Celebrating 100 years of Stravinsky′s ′Rite of Spring′ | Music | DW | 31.05.2013
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Music

Celebrating 100 years of Stravinsky's 'Rite of Spring'

On May 29, 1913, an unbelievable commotion filled the Theater du Champs-Elysees in Paris. The audience very nearly rioted during the premiere of Igor Stravinsky's now classic ballet "The Rite of Spring."

Audiences fell in love with works commissioned by the traveling ballet company Ballets Russes from composer Igor Stravinsky. But the Paris premiere of "Le Sacre du Printemps" (The Rite of Spring) on May 29, 1913, has gone down as one of the greatest scandals in music history.

People loved to be seen in the Theatre du Champs-Elysees: The women decked out in their finest evening wear, the men in white tie. But the audience had been warned ahead of the late May premiere.

Ballet impresario Sergei Diaghilev (c) picture-alliance/dpa

No stranger to scandal: Sergei Diaghilev

Ballets Russes' impresario, Sergei Diaghilev, invited the Parisian press to a dress rehearsal the day beforehand. He was known as a representative of the avant-garde, always ready to enter new artistic territory. The best composers of the age - and particularly Ivor Stravinsky - wrote for him.

There where whispers that outrageous things awaited audiences, and the scandal-prone dancer and choreographer Vaslav Nijinsky did his part to spread the rumors.

Provocation was nothing unusual at the time. Nonetheless, Parisian audiences still by and large insisted on their right to an undisturbed and pleasant experience of art in theaters. For the controversial premiere, they made sure to bring along whistles and an adversarial temperament.

Dance massacre

"Le Sacre du Printemps" - "The Spring Sacrifice" - was the title of the work by Stravinsky to be debuted.

Composer Igor Stravinsky (c) picture-alliance/akg images

Igor Stravinsky made a quick exit at the ballet's premiere

"When I wrote the final pages of 'The Firebird' in St. Petersburg, I was overcome by the vision of an immense pagan celebration," the composer said of the plot of "Le Sacre du Printemps." 

"Old wise men sit in a circle and watch the death dance of a young girl intended to be sacrificed in an appeal to the god of spring for mercy. That was the idea," he added.

Early on during the premiere, Stravinsky stood up from his seat and left:

"I exited the auditorium when laughter and snide calls began sounding out during the very first bars of the prelude. I was outraged. The shouts - at first coming from just a few individuals - soon spread. People began calling out in response, and it quickly resulted in a horrible commotion!"

Orgy of rhythm

An ancient pagan cult, a bloody ritual sacrifice: With the representation of a spring rite in pre-Christian Russia, Stravinsky was putting an act of violence on stage. And the music presented the action on stage with a degree of brutality considered shocking at the time.

Tonally and melodically, it was incomprehensible, placing the emphasis above all else on the rhythm. A half-hour work for an enormous orchestra with such an orgy of rhythm must have left audiences of the time speechless.

The brusque musical motor drew nude dancers onto the stage, insinuating various rituals. There were no classical dance steps, no affectionate pas de deux. Instead, the dancers moved hectically and twitched - overcome alternately by lust and aggression.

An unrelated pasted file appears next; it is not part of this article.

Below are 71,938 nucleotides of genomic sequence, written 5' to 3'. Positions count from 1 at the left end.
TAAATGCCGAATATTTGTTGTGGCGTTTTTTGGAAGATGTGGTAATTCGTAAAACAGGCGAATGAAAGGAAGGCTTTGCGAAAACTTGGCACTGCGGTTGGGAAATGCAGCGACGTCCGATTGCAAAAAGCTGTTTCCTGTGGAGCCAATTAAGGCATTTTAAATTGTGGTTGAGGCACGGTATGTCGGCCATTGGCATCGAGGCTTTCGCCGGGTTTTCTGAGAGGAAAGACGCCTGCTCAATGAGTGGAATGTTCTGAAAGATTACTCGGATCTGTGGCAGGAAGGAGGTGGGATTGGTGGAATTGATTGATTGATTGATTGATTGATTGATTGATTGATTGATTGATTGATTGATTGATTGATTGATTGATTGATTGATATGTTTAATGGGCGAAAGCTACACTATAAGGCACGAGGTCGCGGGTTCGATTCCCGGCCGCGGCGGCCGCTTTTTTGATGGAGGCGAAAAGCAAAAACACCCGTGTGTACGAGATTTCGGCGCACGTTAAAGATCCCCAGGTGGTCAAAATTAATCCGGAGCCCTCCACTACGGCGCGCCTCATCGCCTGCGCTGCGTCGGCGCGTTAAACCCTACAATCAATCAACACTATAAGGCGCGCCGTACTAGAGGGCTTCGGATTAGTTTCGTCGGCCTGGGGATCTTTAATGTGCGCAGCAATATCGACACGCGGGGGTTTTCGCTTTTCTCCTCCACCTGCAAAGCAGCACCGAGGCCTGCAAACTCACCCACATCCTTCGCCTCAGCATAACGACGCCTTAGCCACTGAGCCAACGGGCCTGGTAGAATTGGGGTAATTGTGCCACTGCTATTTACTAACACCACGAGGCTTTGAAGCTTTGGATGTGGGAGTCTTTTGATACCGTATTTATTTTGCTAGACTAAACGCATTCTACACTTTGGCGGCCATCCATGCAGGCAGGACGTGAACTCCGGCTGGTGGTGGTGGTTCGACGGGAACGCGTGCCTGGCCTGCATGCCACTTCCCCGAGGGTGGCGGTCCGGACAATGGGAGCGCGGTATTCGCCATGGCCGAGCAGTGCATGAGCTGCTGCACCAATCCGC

Dancers from Le Sacre du Printemps by Igor Stravinsky in Paris 1913 (c) ullstein bild - Roger-Viollet

"Le Sacre du Printemps" by Igor Stravinsky, Paris 1913

Stravinsky had imagined large-scale movements performed by groups in an effort to emphasize the archaic and impersonal aspects of the narrative. But Nijinsky stood on a chair to the side of the stage and shouted commands - above the din in the auditorium - to the dancers that involved highly complicated steps.

"It's exactly what I wanted!" was Sergei Diaghilev's comment following the evening's scandalous premiere. After all, a scandal did not mean failure, but publicity, and the success - or at least notoriety - that attention often breeds.

Some critics complained about the audience's intolerance toward contemporary art. Others described it as a healthy expression of popular sentiment that offered a defense against the juggernaut of "cacophonous, modern music."

In the end, new money from patrons came rolling in.

Gateway to the future

Dancer and choreographer Vaslav Nijinsk +++(c) dpa - Bildfunk+++

Dancer Vaslav Nijinsky choreographed the 1913 premiere

One eyewitness - the author, director and painter Jean Cocteau - came to the conclusion that the music was not solely responsible for the uproar that ensued. Instead, he blamed the segment of the audience that had only come on account of the sensation.

"Dilettantes and those of fragile sensibilities thought back then that they had to stay in step with the fashions of the age," Cocteau said.

"Along the way, a class came to light that was situated between the plain and well-mannered taste that actually fit with it, and the new commandments that were beyond the scope of that taste. It was a provincialism even worse than in the province - and that right in the heart of Paris."

Stravinsky's ballet hit Paris like a bomb on May 29, 1913 - but it had a libratory effect. Everything was possible. With one jolt, the gateway to the future of music was broken wide open.

The tumult that accompanied the premiere of "Le Sacre du Printemps" remained a one-of-a-kind phenomenon, and it made Stravinsky more famous.

Rendering the ballet's choreography remained a challenge. But just a year after its premiere, Stravinsky's coup passed into the hands of a number of brilliant orchestras and conductors. It has continued its march of victory into the present day in concert halls around the world.

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